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Chrome OS is a less popular operating system coming from Google at the moment, but there are promises that would see big “screentime” for Chrome OS in the near future. Currently the operating system is used on Chromebook devices. The latest Chromebooks were introduced at CES in the form onf the Samsung Chromebook Plus and Samsung Chromebook Pro. The integration of such devices in the education system has us seeing more purpose behind Chromebooks and the Chrome OS software in general.



According to Rajen Sheth which acts as Google’s Android/Chrome director of product, we can expect more uses being brought to the company’s proprietary operating system. As laptops and 2 in 1 hybrid computing devices have been already explored, it’s time for tablets to be introduced to Chrome OS. This initiative is encouraged by the success of Chromebooks in education, where they are seen as viable and efficient tools.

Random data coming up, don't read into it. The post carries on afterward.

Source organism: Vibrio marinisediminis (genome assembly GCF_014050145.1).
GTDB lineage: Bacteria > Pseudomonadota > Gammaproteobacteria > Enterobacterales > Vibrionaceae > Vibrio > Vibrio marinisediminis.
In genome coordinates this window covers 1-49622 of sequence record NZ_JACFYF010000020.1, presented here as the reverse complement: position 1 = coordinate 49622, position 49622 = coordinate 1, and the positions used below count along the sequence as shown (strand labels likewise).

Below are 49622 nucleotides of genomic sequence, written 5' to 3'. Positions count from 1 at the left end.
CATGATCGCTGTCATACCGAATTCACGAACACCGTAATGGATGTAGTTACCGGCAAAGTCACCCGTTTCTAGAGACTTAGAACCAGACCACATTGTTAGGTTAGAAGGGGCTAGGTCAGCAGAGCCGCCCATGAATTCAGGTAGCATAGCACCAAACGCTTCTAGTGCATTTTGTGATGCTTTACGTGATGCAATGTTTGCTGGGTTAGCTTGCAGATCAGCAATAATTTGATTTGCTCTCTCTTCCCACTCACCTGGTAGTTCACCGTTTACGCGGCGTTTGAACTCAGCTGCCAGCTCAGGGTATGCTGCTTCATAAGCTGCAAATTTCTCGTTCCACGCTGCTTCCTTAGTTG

Google is hard at work perfecting the touch technology used in many device types these days. It appears that their goal is to make Chrome OS and Chromebooks more touch friendly in an initiative to “open doors” for OEMs. This would result in the market appearance of multiple types of Chrome OS based devices, including tablets.

A first clue of this and also a first step in that direction is the fact that new Chromebooks models come with advanced support for Android apps and touch technology. While it’s been made clear that Google plans on bringing these possibilities for OEMs it is uncertain whether or not it will pick up the hammer itself. We might see the Android developer just filling out orders for Chrome OS tablets, or maybe see Google-made tablets feature the software.

The recently released Google Pixel and Google Pixel XL are proof that Google is capable of coming out with high end, market capable solutions without the need of any third party manufacturer. It will be interesting to see where the Chrome OS will take Google and indirectly OEMs that will benefit from it.

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